Image: Saumya Grover via Canva
Ever since its emergence, social media has been a tool for activism. People use platforms like Facebook, Twitter, and now TikTok and Instagram to like, comment, and bring awareness to provide opinions and observations about issues. For over a decade, social media has provided a realm for journalists and non-journalists alike to report events.
In 2012, when many of these platforms were in their infant stage, “citizen journalists” reported the conflicts that came to be known as the “Arab Spring.” Fast forward to 2017, when we saw a similar pattern with the #metoo movement. Victims and non-victims alike took to social media to amplify the voices of those subjected to violence and oppression.
Three years later, the Black Lives Matter movement revealed the extent to which social media could provide a space for individuals to gather both online and offline. On the day of the first BLM protest (May 26, 2020), approximately 218,000 tweets used the #BlackLivesMatter hashtag. Within two days, there were nearly 8.8 million tweets. Online communities came together to plan the protests that followed. By late august, there were over 7,750 nationwide BLM demonstrations.
On Instagram, there are over 26.3 million posts under that hashtag today. Users of all kinds, business accounts, and individuals began posting and sharing content affiliated with the movement to raise awareness and spur action. The goal was to fill as many virtual spaces with content as possible.
That was not the case on Blackout Tuesday, however, when the movement that was intended to serve as an expression of solidarity turned into a trend. Millions of black squares flooded Instagram feeds. “I felt pressured…It took away the focus of the actual movement. People became worried
about posting not because they actually cared for the cause but because they were more afraid of people judging them for not posting,” says my friend Madison Romeril. “In the end, posting a black square did more harm than good and pushed down real information,” she continues. This fiasco prompted a conversation on performative activism, also known as slacktivism.
Amidst this discussion, we lost sight of social media’s potential to incite change. Performative or not, authentic or not, social media activism has an impact. A 2020 study found that 23% of American users claimed social media shifted their views, with many citing the BLM movement as an example. Furthermore, despite the movement’s overlap with the height of the pandemic, when fear of contracting the coronavirus was widespread, 15 to 26 million in the country participated in these protests.
My friend Margarita Markus, who grew up in Ukraine, strongly believes that social media is key to spreading accurate news about Russia’s war on Ukraine. “I try to post valid information by referring to my friends who personally experience that reality,” she says, “But when I post about other events, I try to be more careful with sharing the right information as I have less personal verification possibilities.”
This fear of misinformation is one of the main obstacles social media platforms face today. Slacktivism may help bring an issue to the attention of authorities, but it could also lead to the dissemination of a narrative that isn’t true. Take the case of the women-led freedom rights movement in Iran at the moment. In the last months of 2022, many influencers, including Canadian Prime Minister Justin Trudeau, shared a post saying, “Iran sentences 15,000 protesters to death.” Within a few hours, these posts were taken down due to claims that the Iranian government had not yet issued the death penalty for these activists. Given that the post was shared by celebrities, it brought a lot of positive attention to the human rights crisis in Iran. However, it also paved the way for the Iranian regime to frame countries like the United States as perpetrators of disinformation against the Middle East, distracting the public’s attention from the crisis at hand to the tensions between the two regions.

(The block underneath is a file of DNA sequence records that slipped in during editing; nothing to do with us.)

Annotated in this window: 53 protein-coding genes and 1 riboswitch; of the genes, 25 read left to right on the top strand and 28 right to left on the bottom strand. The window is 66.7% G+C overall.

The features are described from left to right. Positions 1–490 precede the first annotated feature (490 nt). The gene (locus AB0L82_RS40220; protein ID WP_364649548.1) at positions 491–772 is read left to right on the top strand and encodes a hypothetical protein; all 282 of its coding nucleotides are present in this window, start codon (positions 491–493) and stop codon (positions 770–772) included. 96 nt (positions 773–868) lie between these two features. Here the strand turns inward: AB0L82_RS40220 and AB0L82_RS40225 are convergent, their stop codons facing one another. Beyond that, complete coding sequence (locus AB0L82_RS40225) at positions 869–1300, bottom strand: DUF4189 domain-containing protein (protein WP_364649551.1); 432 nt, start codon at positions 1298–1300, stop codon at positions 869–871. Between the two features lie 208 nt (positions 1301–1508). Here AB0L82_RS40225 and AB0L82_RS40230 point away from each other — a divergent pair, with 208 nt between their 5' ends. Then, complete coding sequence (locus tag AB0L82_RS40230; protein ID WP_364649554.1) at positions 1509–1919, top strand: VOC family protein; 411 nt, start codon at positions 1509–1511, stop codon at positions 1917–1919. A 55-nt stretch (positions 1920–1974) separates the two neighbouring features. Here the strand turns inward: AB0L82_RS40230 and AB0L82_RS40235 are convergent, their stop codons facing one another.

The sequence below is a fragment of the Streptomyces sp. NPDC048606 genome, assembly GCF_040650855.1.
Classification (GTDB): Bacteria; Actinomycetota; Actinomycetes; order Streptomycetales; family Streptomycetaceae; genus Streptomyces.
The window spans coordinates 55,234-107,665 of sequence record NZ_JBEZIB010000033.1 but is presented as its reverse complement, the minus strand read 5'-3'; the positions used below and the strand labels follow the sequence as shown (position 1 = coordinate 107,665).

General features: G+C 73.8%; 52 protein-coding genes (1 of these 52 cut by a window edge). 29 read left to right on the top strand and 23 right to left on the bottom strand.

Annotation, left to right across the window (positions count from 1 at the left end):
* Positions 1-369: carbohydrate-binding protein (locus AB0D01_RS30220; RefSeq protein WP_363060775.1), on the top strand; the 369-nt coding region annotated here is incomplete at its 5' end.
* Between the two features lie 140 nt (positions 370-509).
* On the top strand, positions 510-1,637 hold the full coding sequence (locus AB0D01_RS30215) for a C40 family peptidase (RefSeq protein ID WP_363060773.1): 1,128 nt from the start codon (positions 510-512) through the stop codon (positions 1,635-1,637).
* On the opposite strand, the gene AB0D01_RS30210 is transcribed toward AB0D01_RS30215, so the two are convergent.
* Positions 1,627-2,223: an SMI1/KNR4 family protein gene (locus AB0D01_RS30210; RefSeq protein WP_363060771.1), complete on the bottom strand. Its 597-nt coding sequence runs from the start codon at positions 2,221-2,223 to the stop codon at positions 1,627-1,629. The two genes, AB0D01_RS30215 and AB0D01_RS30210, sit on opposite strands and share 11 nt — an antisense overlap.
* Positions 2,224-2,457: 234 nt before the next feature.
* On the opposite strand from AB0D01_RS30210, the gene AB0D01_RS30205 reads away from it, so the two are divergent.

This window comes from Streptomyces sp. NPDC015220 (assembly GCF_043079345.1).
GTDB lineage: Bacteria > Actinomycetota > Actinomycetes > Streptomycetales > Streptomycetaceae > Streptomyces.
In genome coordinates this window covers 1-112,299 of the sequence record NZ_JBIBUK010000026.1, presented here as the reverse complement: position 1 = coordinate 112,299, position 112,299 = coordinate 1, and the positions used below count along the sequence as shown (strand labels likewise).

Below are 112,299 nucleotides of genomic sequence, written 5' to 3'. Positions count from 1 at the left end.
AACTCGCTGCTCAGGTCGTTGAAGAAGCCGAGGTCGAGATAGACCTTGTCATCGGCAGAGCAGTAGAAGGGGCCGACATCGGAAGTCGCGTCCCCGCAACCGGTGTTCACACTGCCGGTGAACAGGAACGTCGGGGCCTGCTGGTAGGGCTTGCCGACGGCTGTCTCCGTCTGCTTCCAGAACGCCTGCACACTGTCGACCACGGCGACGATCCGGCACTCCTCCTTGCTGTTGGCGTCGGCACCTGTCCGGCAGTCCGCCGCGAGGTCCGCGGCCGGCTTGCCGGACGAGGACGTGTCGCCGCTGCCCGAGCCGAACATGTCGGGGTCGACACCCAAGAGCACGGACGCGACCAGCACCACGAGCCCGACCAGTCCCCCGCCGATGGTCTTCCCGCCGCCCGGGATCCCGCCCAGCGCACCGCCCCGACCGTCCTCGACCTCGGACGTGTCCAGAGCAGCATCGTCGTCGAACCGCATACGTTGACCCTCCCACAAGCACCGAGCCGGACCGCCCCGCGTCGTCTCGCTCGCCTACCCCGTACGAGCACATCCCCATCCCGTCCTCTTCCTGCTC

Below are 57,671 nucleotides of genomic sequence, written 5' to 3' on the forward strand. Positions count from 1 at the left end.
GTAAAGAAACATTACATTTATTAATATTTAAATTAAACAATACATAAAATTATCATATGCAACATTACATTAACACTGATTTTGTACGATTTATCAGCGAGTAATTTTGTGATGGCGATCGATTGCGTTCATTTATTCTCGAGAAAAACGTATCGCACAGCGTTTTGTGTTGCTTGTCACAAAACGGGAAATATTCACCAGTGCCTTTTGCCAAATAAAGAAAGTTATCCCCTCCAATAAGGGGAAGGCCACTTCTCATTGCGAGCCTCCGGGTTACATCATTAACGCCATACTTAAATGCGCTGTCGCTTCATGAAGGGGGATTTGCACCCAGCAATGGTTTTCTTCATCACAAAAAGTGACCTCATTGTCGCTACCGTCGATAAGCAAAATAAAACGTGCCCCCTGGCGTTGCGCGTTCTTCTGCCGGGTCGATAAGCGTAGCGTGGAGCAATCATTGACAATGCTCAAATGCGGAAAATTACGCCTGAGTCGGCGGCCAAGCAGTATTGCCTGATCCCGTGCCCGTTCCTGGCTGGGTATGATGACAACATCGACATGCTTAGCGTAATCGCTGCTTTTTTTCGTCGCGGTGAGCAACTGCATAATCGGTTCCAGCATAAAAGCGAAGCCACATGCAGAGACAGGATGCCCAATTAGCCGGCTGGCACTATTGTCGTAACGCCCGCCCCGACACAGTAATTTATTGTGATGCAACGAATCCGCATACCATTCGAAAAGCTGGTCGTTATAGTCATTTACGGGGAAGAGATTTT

Such instances can often deter users from posting, but giving into the fear of making a mistake will only hinder progress. In the case of Iran, social media is one of the only ways for the youth in the country, at the forefront of the movement, to raise awareness of the various crimes against humanity their government is committing. For these efforts to succeed, the protest movement in Iran needs a responsive audience that is willing to spread the word abroad.
People concerned about spreading misinformation can easily spend a few minutes researching before they post. Verifying citizen journalism, however, is not as easy and may require further research on the platform to see if others have also reported similar experiences.
Admittedly, it’s impossible to amplify every cause, but that doesn’t mean we still can’t have an impact. Social media holds the key to amplifying the voices and stories of those who do not have the freedom or reach to be vocal about their experiences. Rather than focusing on slacktivism and the dangers of social media, we should shift the narrative to understand how we can effectively use such platforms to make change for the better.
Saumya Grover is the Special Projects Intern at Digimentors. She is also a junior at Fordham University studying Journalism, Digital Media, and International Studies. Saumya is passionate about advocating for those from marginalized communities through storytelling.